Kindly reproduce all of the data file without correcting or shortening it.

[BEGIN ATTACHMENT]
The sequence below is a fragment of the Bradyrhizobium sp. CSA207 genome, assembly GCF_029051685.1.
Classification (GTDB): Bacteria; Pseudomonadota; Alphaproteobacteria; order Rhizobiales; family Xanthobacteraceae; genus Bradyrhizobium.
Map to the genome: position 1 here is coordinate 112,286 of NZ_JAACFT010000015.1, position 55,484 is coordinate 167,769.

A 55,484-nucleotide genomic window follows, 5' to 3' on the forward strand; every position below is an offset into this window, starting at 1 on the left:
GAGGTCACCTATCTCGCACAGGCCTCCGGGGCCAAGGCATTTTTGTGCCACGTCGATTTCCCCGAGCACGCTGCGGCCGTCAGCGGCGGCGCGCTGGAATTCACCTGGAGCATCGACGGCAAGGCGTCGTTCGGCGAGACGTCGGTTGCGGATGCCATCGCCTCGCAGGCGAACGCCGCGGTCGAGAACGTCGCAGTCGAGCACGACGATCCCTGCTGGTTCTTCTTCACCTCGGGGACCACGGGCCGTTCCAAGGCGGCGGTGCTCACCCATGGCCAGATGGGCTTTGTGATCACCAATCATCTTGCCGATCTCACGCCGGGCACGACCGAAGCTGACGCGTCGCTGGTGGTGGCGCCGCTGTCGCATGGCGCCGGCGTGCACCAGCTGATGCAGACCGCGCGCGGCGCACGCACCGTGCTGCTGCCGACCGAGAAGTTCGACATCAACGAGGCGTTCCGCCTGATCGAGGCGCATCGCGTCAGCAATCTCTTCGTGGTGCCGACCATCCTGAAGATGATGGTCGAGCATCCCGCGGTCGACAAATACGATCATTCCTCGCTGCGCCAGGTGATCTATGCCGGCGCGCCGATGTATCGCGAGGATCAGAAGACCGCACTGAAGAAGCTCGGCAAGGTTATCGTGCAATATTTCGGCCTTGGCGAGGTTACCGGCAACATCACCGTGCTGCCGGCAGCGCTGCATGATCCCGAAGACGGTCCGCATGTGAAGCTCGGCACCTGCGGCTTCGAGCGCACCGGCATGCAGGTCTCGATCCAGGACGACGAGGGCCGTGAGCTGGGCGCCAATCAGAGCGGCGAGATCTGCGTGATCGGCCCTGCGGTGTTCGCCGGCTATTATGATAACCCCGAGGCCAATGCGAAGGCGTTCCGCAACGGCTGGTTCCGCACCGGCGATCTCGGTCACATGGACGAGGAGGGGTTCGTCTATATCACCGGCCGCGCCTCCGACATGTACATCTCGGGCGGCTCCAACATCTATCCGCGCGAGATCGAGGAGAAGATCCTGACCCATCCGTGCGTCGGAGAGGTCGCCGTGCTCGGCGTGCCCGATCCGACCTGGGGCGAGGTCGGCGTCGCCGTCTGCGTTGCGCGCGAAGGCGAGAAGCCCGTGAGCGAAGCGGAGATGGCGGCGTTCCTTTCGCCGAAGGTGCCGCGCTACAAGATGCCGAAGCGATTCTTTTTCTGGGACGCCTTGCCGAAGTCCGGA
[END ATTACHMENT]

The sequence below is a fragment of the Bradyrhizobium sp. CSA207 genome, assembly GCF_029051685.1.
Classification (GTDB): Bacteria; Pseudomonadota; Alphaproteobacteria; order Rhizobiales; family Xanthobacteraceae; genus Bradyrhizobium.
Map to the genome: position 1 here is coordinate 112,286 of NZ_JAACFT010000015.1, position 55,484 is coordinate 167,769.

A 55,484-nucleotide genomic window follows, 5' to 3' on the forward strand; every position below is an offset into this window, starting at 1 on the left:
GAGGTCACCTATCTCGCACAGGCCTCCGGGGCCAAGGCATTTTTGTGCCACGTCGATTTCCCCGAGCACGCTGCGGCCGTCAGCGGCGGCGCGCTGGAATTCACCTGGAGCATCGACGGCAAGGCGTCGTTCGGCGAGACGTCGGTTGCGGATGCCATCGCCTCGCAGGCGAACGCCGCGGTCGAGAACGTCGCAGTCGAGCACGACGATCCCTGCTGGTTCTTCTTCACCTCGGGGACCACGGGCCGTTCCAAGGCGGCGGTGCTCACCCATGGCCAGATGGGCTTTGTGATCACCAATCATCTTGCCGATCTCACGCCGGGCACGACCGAAGCTGACGCGTCGCTGGTGGTGGCGCCGCTGTCGCATGGCGCCGGCGTGCACCAGCTGATGCAGACCGCGCGCGGCGCACGCACCGTGCTGCTGCCGACCGAGAAGTTCGACATCAACGAGGCGTTCCGCCTGATCGAGGCGCATCGCGTCAGCAATCTCTTCGTGGTGCCGACCATCCTGAAGATGATGGTCGAGCATCCCGCGGTCGACAAATACGATCATTCCTCGCTGCGCCAGGTGATCTATGCCGGCGCGCCGATGTATCGCGAGGATCAGAAGACCGCACTGAAGAAGCTCGGCAAGGTTATCGTGCAATATTTCGGCCTTGGCGAGGTTACCGGCAACATCACCGTGCTGCCGGCAGCGCTGCATGATCCCGAAGACGGTCCGCATGTGAAGCTCGGCACCTGCGGCTTCGAGCGCACCGGCATGCAGGTCTCGATCCAGGACGACGAGGGCCGTGAGCTGGGCGCCAATCAGAGCGGCGAGATCTGCGTGATCGGCCCTGCGGTGTTCGCCGGCTATTATGATAACCCCGAGGCCAATGCGAAGGCGTTCCGCAACGGCTGGTTCCGCACCGGCGATCTCGGTCACATGGACGAGGAGGGGTTCGTCTATATCACCGGCCGCGCCTCCGACATGTACATCTCGGGCGGCTCCAACATCTATCCGCGCGAGATCGAGGAGAAGATCCTGACCCATCCGTGCGTCGGAGAGGTCGCCGTGCTCGGCGTGCCCGATCCGACCTGGGGCGAGGTCGGCGTCGCCGTCTGCGTTGCGCGCGAAGGCGAGAAGCCCGTGAGCGAAGCGGAGATGGCGGCGTTCCTTTCGCCGAAGGTGCCGCGCTACAAGATGCCGAAGCGATTCTTTTTCTGGGACGCCTTGCCGAAGTCCGGA